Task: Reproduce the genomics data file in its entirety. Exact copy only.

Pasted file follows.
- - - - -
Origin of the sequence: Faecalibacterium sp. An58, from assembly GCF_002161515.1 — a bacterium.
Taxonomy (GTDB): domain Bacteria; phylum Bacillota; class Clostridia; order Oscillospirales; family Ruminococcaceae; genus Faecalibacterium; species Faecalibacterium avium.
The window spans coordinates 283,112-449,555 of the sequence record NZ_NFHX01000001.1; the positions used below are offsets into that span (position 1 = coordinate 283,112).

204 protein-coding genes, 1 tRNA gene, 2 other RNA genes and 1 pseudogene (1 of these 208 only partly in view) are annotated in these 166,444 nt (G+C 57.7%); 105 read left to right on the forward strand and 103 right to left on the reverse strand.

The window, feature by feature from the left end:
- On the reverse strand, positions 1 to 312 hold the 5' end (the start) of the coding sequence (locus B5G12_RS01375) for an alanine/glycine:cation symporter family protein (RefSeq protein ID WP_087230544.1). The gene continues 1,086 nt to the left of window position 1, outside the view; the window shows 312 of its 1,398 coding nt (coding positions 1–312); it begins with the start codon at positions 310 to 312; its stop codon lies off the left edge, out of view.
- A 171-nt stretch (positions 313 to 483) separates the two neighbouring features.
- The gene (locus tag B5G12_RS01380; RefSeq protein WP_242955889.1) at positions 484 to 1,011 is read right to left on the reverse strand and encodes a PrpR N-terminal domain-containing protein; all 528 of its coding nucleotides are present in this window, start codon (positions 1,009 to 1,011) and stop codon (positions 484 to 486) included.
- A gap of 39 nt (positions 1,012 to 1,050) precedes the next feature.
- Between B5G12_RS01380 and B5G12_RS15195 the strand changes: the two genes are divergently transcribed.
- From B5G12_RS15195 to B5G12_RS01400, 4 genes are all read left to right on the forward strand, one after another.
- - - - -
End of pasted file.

Origin of the sequence: Faecalibacterium sp. An58, from assembly GCF_002161515.1 — a bacterium.
Taxonomy (GTDB): domain Bacteria; phylum Bacillota; class Clostridia; order Oscillospirales; family Ruminococcaceae; genus Faecalibacterium; species Faecalibacterium avium.
The window spans coordinates 283,112-449,555 of the sequence record NZ_NFHX01000001.1; the positions used below are offsets into that span (position 1 = coordinate 283,112).

204 protein-coding genes, 1 tRNA gene, 2 other RNA genes and 1 pseudogene (1 of these 208 only partly in view) are annotated in these 166,444 nt (G+C 57.7%); 105 read left to right on the forward strand and 103 right to left on the reverse strand.

The window, feature by feature from the left end:
- On the reverse strand, positions 1 to 312 hold the 5' end (the start) of the coding sequence (locus B5G12_RS01375) for an alanine/glycine:cation symporter family protein (RefSeq protein ID WP_087230544.1). The gene continues 1,086 nt to the left of window position 1, outside the view; the window shows 312 of its 1,398 coding nt (coding positions 1–312); it begins with the start codon at positions 310 to 312; its stop codon lies off the left edge, out of view.
- A 171-nt stretch (positions 313 to 483) separates the two neighbouring features.
- The gene (locus tag B5G12_RS01380; RefSeq protein WP_242955889.1) at positions 484 to 1,011 is read right to left on the reverse strand and encodes a PrpR N-terminal domain-containing protein; all 528 of its coding nucleotides are present in this window, start codon (positions 1,009 to 1,011) and stop codon (positions 484 to 486) included.
- A gap of 39 nt (positions 1,012 to 1,050) precedes the next feature.
- Between B5G12_RS01380 and B5G12_RS15195 the strand changes: the two genes are divergently transcribed.
- From B5G12_RS15195 to B5G12_RS01400, 4 genes are all read left to right on the forward strand, one after another.